In May 2011, after four years of life on McNutt's Island, we moved to Montreal. This blog remains, though, as a (sort of) daily record of our time on the island, and a winding path for anyone who would like to meander about among its magical places. For additional perspectives and insights I recommend Greg's book, Island Year: Finding Nova Scotia (2010), and my Bowl of Light (2012). I'll continue to post once in a while. If you do want to read this blog, one option would be to begin at the beginning of it (which is, as we all know, in blog-world, at the end), and read forward, concluding with the most recent entry. It's a journal, really, so it does makes more sense if you read it that way. But, you know, read it any way you like.

Friday, August 6, 2010

the happiness of chickens

Once upon a time in Delaware, far inland from its beautiful beaches and busy summer resort life, I came to a stop behind a huge transport truck filled with chickens. They were on their way to one of the massive poultry factories that rise from that flat landscape like castles lording it over their fiefdom. There were hundreds -- maybe even thousands -- of chickens on that truck. They sat squeezed into cages, unable to stand or move. All they could do was look out.

Being around the sheep has taught me that animals do have emotional lives, no matter what anyone says. But even back then, when I knew nothing, really, about animals, I could see that those chickens were sad. You could actually see a cloud of sadness hanging all over that truck. Probably the driver was sad, and the poultry factory workers. And maybe later on the grocers became sad, and the stock boy replenishing the frozen chicken section in the Safeway, and the people who bought them and took them home and cooked them and ate them were touched by sadness, too, without knowing why.

I remember those sad chickens because our visiting chickens are so contented.
All day long they walk where they want to walk, and wriggle about in dusty places, and sit under the shade, and eat bugs and anything else they see that looks good -- and there's a lot that does look good to these chickens.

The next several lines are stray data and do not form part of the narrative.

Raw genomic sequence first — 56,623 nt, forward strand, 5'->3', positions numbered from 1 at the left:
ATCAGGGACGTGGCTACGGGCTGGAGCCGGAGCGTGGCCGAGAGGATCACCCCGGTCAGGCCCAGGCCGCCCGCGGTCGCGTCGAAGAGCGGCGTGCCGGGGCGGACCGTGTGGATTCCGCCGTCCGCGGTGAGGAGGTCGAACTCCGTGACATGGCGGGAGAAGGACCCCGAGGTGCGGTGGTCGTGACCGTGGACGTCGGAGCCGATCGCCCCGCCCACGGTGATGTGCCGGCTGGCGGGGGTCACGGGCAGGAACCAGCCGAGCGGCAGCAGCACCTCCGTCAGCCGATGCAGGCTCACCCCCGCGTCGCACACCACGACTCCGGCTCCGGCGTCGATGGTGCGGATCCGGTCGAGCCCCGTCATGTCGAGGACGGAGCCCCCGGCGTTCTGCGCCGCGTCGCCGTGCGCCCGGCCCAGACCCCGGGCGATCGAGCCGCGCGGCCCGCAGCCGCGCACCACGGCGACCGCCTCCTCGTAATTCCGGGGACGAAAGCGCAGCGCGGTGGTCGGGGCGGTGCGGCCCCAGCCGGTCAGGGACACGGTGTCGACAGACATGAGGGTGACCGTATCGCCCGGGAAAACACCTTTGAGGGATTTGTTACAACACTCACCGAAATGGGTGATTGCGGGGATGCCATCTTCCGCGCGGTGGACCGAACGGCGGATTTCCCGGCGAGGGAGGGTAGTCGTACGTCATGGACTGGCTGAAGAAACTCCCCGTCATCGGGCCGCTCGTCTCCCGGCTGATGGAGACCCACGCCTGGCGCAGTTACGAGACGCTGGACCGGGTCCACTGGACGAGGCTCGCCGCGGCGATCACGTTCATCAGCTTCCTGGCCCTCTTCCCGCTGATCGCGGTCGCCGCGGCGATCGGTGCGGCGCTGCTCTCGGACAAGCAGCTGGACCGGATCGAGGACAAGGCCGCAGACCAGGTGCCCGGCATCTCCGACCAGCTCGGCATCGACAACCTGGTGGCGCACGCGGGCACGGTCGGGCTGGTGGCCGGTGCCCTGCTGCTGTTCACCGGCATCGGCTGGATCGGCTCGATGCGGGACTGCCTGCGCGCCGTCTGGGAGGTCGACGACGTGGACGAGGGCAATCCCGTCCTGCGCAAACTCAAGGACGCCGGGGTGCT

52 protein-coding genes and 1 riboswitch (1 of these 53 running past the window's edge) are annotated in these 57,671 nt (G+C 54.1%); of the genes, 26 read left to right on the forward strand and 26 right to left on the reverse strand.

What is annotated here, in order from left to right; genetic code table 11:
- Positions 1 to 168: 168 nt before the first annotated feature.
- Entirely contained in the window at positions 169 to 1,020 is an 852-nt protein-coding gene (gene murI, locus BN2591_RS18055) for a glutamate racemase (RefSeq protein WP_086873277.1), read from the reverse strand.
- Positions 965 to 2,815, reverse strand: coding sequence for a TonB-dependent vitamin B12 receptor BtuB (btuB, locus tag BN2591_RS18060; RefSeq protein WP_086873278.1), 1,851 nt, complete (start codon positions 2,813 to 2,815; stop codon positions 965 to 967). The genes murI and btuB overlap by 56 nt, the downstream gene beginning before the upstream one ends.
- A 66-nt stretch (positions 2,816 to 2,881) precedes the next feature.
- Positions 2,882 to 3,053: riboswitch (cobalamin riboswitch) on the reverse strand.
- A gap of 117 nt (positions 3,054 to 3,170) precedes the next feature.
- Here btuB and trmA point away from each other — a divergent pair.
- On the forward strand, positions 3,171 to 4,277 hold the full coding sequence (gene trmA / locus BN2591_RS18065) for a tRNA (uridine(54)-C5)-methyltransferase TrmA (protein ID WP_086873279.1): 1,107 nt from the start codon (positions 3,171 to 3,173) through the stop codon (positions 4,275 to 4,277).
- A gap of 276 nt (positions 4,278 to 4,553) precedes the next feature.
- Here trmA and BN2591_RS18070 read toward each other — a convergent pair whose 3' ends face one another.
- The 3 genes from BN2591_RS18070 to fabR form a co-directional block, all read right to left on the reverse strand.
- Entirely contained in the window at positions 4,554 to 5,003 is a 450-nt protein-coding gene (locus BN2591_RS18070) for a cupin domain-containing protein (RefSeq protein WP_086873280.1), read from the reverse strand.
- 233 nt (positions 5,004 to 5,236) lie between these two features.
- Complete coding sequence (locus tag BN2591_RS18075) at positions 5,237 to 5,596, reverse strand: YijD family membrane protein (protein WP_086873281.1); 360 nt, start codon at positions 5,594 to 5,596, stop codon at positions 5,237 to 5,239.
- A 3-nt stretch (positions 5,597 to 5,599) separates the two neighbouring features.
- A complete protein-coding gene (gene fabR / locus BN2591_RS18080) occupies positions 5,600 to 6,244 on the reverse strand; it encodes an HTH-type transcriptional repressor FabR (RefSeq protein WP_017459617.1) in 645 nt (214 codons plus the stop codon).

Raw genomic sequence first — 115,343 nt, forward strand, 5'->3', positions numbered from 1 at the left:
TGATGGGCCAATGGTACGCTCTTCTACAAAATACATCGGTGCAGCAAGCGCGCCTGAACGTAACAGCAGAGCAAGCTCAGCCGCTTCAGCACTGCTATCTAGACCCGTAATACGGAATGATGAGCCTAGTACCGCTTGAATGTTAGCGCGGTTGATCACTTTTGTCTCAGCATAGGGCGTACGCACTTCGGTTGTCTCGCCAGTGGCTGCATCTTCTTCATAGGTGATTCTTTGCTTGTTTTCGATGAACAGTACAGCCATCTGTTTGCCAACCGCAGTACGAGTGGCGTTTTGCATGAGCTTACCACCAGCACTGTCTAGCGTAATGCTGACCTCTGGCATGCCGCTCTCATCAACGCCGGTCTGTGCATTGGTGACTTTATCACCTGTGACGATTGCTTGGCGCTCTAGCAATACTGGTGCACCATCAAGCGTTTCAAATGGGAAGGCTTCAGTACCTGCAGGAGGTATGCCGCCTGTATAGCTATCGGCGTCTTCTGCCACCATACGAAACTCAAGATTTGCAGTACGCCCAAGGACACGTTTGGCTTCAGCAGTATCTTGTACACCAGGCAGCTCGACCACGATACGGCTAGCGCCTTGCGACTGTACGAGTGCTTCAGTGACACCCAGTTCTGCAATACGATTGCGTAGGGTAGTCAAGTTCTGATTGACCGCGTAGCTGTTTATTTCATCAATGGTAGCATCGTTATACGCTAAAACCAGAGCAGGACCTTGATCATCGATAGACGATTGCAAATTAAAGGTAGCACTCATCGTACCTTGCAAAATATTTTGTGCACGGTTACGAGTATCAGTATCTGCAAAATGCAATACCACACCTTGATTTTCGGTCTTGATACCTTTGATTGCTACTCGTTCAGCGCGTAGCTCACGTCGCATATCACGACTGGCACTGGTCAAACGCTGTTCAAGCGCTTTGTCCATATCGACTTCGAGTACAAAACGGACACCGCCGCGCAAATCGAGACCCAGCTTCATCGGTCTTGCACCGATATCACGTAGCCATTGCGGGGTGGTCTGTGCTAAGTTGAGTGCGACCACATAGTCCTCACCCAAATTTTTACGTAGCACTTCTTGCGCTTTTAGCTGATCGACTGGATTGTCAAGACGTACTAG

They find cool shady places to sit.
They drink water when they're thirsty, and they cluck to each other and do whatever Chevron says when they feel like it and ignore him when they want to. They lay eggs every day, and as evening falls they make their way up the steps into the roost and settle down for the night, always under Chevron's watchful eye.

It's plain to see that they demonstrate a certain chickenly happiness. And I can attest that their happiness spreads to anyone who is lucky enough to watch them as they go about their daily rounds.
I suppose it would be too complicated and difficult to change the world so that all chickens could have at least a taste of this sort of life.


Nancy McMullen said...

I agree. We have backyard chickens, free to roam, take dirt baths etc We keep ours for eggs and fun of watching them. I have given great thought lately of my consumption of meat because of the quality of life of factory farm animals. Love your blog. We live in the suburbs of New England and would love to live as you do.

Sara said...

Just found your blog. We moved to the South Shore two years ago. We don't have chickens, but we do have guinea hens. I definitely agree that they have feelings, and I always cry when we lose one. We haven't expanded to chickens yet. I was raised as a city girl, and am not sure about collecting eggs. I know I could never eat one of my own chickens!